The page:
IT HAS been a joy to return to live music after the various lockdowns and restrictions, a joy to share the same room and breathe the same air as the musicians, a joy to see them spread their wings, like birds long caged, and summon us to join them in their flight. As George Herbert so well expressed it in “Church Music”, a poem in which he addressed music herself almost as a long-lost lover:
Now I in you without a bodie move,
Rising and falling with your wings:
We both together sweetly live and love. . .
I was very fortunate in my recent visit to Cambridge to return to Girton and hear a brilliant performance by the virtuoso violinist Charlie Siem, whom I remembered as a student, but who now flourishes, and plays with enormous confidence and panache, on the world stage.
On this occasion, he was playing a Brahms violin sonata, accompanied by his sometime director of studies, Martin Ennis, on the piano. Remembering the fledgling student, I was unprepared for the mature musician, at the height of his powers, returned, as it were, to the nest, to give us all a tour de force of precision and delight.
With a kind of courtesy and reverence, he lifted his violin (a violin made in 1735 by Guarneri del Gesù, and once owned by Yehudi Menuhin), and, as soon as he began to play, it was as though the player and the instrument were one single being, as though the sound flowed, direct and exuberant, from the heart of the player to the hearts of his hearers, as naturally as it might if he were singing in his own voice.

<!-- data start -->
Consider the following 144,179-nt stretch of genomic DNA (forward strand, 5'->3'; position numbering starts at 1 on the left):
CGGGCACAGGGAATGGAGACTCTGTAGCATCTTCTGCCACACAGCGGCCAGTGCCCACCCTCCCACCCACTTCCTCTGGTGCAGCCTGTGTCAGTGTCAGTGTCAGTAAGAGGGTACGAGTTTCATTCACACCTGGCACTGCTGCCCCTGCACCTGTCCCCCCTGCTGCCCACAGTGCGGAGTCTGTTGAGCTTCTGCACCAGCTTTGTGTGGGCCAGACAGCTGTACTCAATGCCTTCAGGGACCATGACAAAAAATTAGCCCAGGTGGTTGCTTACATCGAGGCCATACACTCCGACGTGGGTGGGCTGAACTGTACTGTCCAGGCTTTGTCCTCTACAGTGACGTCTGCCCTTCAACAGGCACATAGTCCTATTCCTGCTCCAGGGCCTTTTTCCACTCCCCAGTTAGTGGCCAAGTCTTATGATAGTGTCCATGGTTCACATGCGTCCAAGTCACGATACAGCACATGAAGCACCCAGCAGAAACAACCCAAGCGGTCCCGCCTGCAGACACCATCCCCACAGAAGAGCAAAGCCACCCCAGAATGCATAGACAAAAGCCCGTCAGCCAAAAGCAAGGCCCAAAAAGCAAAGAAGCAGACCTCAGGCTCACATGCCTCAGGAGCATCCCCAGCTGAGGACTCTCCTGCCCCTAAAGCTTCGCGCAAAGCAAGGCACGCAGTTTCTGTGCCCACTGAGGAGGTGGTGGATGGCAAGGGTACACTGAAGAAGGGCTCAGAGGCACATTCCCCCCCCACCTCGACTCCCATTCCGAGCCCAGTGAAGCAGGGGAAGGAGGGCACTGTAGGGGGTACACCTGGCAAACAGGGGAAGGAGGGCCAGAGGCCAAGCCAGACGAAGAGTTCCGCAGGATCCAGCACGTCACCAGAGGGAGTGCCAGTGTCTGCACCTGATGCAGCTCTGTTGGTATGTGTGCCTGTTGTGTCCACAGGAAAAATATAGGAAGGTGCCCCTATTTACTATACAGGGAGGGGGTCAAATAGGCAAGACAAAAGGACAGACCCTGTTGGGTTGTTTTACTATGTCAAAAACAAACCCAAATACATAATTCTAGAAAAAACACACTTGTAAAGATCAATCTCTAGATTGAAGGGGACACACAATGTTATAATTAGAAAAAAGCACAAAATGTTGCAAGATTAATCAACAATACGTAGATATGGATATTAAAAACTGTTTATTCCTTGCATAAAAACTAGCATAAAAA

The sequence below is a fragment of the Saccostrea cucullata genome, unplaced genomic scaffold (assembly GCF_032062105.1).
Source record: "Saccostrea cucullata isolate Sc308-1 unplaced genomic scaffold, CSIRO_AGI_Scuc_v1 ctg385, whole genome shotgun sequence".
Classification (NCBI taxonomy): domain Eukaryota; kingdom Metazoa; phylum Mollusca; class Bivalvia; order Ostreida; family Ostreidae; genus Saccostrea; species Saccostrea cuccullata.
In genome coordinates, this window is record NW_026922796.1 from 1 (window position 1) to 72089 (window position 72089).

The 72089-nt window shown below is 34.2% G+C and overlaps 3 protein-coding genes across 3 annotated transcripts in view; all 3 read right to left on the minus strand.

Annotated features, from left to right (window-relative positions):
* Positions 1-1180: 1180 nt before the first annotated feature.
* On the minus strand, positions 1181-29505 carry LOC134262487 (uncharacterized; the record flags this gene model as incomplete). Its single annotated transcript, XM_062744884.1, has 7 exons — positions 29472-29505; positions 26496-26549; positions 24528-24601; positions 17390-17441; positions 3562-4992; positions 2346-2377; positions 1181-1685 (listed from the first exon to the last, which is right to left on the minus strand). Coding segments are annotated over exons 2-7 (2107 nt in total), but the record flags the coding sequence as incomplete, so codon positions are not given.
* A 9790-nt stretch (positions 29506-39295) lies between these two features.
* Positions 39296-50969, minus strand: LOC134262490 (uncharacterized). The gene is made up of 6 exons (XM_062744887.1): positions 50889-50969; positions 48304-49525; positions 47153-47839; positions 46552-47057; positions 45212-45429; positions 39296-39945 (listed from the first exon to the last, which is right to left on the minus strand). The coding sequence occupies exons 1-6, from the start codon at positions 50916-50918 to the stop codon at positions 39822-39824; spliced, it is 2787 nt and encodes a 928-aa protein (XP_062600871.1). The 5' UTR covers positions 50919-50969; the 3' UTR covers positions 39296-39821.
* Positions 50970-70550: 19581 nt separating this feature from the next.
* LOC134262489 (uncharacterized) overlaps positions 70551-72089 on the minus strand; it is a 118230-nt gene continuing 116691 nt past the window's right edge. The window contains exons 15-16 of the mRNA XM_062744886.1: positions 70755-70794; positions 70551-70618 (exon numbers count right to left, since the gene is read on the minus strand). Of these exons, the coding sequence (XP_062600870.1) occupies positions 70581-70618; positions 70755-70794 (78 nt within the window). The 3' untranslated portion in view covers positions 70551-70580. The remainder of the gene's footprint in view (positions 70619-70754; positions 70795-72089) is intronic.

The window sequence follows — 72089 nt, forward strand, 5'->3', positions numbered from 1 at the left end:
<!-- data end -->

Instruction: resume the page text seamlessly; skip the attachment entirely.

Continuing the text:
I knew, for I remembered his student labours, how many thousands of hours of training, of practice, of discipline and concentration, lay behind his astonishing technique and fluency; but it was impossible to think of technique at all: the fluency was everything. And what that fluency expressed, for me at least, was not only the tenderness and beauty of Brahms’s composition, but something more: a long undersong of the heart, a counterpoint to all the pain and endurance of these past few years, given voice at last.
And I was encouraged in my own lesser art; for all art, especially poetry, aspires to the condition of music. I care a great deal about poetic technique and discipline, and have spent many years mastering particular metres and complex poetic forms: sonnets, villanelles, sestinas, though few contemporary poets use them now.
I love and employ these forms not only because they are beautiful in themselves, but because I believe that, paradoxically, mastered form makes possible an experience of freedom, and even spontaneity, once those forms are sufficiently embedded in your practice: once they have become, as it were, a poetic equivalent of a musician’s muscle memory — once they serve rather than restrict your writing.
Then, sometimes, the words, flowing, as it were, spontaneously into these chosen forms, come quick and clear from the heart.
As Eliot wrote, comparing poetry and music:
Only by the form, the pattern
Can words or music reach
The stillness. . .
And, listening to Charlie Siem’s playing, it was another phrase of Eliot’s which expressed perfectly what was happening to all of us in that concert room; for we encountered
. . . music heard so deeply
That it is not heard at all, but you are the
While the music lasts.